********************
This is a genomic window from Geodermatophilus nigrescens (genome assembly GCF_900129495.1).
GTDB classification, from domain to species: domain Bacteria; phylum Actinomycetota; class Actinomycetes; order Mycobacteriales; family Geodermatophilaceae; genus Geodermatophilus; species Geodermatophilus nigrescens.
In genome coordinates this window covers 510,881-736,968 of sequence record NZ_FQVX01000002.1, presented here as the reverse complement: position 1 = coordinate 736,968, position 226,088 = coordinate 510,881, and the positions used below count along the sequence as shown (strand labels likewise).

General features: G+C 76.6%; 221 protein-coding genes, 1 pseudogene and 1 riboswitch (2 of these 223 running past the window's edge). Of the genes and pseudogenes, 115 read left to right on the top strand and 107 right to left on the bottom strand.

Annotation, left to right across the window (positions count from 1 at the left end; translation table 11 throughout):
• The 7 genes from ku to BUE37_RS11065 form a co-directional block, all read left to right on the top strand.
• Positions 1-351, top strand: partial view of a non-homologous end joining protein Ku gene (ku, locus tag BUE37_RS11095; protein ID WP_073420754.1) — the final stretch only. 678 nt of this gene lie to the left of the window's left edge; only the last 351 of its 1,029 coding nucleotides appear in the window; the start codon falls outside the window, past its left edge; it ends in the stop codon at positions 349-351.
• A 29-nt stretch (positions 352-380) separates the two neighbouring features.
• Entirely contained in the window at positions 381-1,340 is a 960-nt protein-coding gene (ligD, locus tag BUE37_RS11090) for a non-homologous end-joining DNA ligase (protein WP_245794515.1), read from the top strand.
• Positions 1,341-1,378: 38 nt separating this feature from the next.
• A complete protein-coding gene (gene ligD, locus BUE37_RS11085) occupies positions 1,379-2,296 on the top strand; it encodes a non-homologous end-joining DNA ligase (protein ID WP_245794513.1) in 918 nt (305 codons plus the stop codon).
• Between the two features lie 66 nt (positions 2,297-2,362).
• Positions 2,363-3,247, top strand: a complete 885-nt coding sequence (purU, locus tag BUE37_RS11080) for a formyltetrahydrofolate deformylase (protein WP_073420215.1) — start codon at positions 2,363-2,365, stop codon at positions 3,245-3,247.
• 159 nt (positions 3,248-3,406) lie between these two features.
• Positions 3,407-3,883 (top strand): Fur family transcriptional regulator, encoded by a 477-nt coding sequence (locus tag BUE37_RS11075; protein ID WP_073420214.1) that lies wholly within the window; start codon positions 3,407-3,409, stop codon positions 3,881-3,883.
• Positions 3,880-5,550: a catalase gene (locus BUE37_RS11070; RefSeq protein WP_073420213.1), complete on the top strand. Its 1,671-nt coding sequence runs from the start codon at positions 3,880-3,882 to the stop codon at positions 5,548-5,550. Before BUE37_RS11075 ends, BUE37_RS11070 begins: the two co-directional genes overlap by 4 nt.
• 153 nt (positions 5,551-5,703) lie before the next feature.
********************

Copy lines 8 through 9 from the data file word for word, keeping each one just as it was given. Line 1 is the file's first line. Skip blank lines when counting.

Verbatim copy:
• A 29-nt stretch (positions 352-380) separates the two neighbouring features.
• Entirely contained in the window at positions 381-1,340 is a 960-nt protein-coding gene (ligD, locus tag BUE37_RS11090) for a non-homologous end-joining DNA ligase (protein WP_245794515.1), read from the top strand.